North West

A Thong for Europe – Liverpool’s Royal Court

One of the biggest things to happen to Liverpool is that Eurovision is coming to the city and because of this shows are popping up with the Eurovision theme. The Royal court was no exception. A Thong for Europe written by Johnathan Harvey and Directed by Stephen Fletcher. Set in Waterloo the show opens with Lulu (Lindzi Germain) giving a eulogy at her mum’s funeral Steph (Eithne Browne) who loved Eurovision. But was sadly taken to the other side by a death trap of a hanging basket. Steph came to Lulu, and requested her ashes be scattered on the Eurovision Stage. Lulu and her son Terry (Andro Cowperthwaite) opened their home so that they could get a bit of extra cash and even maybe tickets to Eurovision it's self so that they can forfill the wish of their dear mother and grandmother. So...
Black Superhero – Royal Court
London

Black Superhero – Royal Court

Danny Lee Wynter’s debut play at the Royal Court questions queerness, open relationships and loving your idols. David (Danny Lee Wynter) is unsettled by the route of his life. An actor occasionally auditioning, occasionally sleeping around and still recovering from a traumatic event that brought his life to a halt. Living with his sister Syd, (Rochenda Sandall) he can’t help but question his motive especially when comparing himself to friend and popular superhero in a movie franchise, King (Dyllón Burnside). However, when King reveals that he and his husband have decided to try an open marriage, David is plunged into something he might not be ready for. The action in the piece is highly driven, particularly in the first act. David, who is already vulnerable, creates chaos for himself b...
<strong>Sound of the Underground – Royal Court</strong>
London

Sound of the Underground – Royal Court

‘Sound of the Underground’ by Travis Alabanza [BURGERZ, Before I Step Outside [You Love Me] and co-created by Debbie Hannan [Constellations, The Panopticon] is an angry, ambivalent, and vibrant call to arms in a crisis of money, dignity, culture and community. This brilliant two act evening of radical art, comprised of some of the brightest stars in the current grass roots drag scene, presents us with these problems and the/a solution- radical art and the rejection of commodification. After a review style introduction to the show (heavily featuring the excellently crass Midgitte Bardot), we are presented with a one scene play. Informed by the traditional theatre setting and location (the salubrious Sloane Square) the curtain rises to a modern kitchen box set. The play begins: beige,...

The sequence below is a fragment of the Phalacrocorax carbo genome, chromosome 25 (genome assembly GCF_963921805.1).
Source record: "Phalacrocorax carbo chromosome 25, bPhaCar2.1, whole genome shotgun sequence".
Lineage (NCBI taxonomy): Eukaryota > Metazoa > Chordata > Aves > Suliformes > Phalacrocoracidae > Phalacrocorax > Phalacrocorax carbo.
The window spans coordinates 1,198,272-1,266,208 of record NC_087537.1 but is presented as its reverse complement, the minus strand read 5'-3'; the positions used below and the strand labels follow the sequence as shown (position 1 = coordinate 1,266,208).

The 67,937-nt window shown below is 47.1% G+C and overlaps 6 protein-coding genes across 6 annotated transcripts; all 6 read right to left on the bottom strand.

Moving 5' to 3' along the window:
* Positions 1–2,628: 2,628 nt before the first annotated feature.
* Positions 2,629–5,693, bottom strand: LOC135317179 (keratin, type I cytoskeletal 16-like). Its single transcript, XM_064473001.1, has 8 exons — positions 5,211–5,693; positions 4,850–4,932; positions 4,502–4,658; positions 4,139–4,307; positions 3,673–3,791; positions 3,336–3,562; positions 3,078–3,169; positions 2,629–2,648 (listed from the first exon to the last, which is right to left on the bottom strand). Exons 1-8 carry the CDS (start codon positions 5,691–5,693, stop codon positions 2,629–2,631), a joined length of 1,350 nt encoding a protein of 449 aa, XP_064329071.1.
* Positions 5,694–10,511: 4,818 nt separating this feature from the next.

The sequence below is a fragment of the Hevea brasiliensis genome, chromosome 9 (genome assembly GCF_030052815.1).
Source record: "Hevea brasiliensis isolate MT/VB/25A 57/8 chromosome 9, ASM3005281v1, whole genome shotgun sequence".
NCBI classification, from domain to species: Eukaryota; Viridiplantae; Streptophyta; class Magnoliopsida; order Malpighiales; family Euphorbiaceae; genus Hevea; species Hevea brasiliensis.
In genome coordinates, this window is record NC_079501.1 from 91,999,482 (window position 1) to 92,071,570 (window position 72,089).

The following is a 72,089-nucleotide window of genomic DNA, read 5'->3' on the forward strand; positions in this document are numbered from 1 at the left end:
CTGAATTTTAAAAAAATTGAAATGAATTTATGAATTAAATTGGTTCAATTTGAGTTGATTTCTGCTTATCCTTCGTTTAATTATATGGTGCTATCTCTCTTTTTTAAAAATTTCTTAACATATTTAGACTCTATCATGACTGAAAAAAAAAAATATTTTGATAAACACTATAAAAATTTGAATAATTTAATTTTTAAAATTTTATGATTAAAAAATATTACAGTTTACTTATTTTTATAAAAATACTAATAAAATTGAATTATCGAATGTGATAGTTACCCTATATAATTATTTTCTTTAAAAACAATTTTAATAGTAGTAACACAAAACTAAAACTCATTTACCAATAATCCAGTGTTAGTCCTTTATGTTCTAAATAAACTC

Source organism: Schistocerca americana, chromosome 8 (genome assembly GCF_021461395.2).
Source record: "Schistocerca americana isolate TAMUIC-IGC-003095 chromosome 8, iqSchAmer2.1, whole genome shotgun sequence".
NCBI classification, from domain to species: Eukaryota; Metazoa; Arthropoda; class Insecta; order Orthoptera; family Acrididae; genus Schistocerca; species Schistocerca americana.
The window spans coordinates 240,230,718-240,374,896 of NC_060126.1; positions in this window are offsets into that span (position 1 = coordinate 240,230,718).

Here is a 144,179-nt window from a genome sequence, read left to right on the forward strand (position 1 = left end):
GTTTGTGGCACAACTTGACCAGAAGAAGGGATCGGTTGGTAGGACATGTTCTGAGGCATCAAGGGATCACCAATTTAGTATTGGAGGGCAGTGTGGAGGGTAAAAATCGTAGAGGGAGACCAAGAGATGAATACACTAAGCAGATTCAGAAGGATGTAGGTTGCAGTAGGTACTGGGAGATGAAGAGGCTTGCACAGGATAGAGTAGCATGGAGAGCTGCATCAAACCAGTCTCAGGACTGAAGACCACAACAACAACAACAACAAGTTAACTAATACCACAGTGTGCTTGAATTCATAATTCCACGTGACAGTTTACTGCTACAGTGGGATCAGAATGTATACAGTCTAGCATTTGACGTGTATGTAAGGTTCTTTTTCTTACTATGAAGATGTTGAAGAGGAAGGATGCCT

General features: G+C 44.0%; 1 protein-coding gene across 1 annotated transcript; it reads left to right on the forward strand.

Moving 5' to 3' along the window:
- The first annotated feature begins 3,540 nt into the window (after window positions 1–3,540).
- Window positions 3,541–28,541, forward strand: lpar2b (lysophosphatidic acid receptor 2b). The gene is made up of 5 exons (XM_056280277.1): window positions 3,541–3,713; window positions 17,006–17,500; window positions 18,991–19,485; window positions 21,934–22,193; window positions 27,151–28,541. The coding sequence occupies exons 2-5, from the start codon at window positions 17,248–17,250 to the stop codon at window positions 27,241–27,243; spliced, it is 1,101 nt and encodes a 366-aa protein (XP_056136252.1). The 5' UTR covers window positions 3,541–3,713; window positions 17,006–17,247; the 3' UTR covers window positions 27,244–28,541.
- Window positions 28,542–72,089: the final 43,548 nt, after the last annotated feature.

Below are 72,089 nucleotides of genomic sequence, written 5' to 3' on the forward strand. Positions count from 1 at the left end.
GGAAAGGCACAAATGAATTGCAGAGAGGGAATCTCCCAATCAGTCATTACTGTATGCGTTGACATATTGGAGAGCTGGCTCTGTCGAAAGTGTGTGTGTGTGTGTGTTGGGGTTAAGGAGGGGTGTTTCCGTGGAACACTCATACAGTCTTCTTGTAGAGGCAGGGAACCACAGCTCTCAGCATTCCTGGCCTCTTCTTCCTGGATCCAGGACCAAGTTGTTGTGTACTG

The Scousetrap – Liverpool’s Royal Court
North West

The Scousetrap – Liverpool’s Royal Court

It’s press night for the Royal Court once again as they pack the auditorium and welcome to the stage their latest slice of comedy “Scousetrap”. This play was written by Kevin Fearon during the pandemic and has been adapted by the director Cal McCrystal (and most likely the cast!) to add their own stamp and humour. The show is set in Liverpool (of course) in 1940 when the war is in full flow. The people of Liverpool fear that the Germans are turning their attention to their beloved port and docklands. The only saving grace is that Adolf Hitler used to live in the city, but is this enough to stop the bombing? The storyline follows the city’s greatest private detective, Miss Inga Marble (Eithne Browne) in her quest to discover any German spies and indeed she has her work cut out for he...
That Is Not Who I Am – Royal Court
London

That Is Not Who I Am – Royal Court

"Just cos it's in your imagination doesn't mean it's not real." Dave Davidson's first (and possibly last) play is a conceit, wrapped in an enigma, inside just about every conspiracy theory on social media. Set in the style of those ever-popular true crime drama documentaries, the playwright acts as narrator, but he/she is also hiding in plain sight. Undercover due to alleged Government surveillance, writer Lucy Kirkwood (Chimerica, Mosquitoes) gives actor Priyana Burford the job of setting the scene and giving voice to the various possibilities of what actually happened. It's the account of Noah and Celeste Quilter, who meet on a blind date, banter, lie to each other, get married, have a much-wanted baby and then fall down the rabbit-hole of conspiracy theories, all while in the grip o...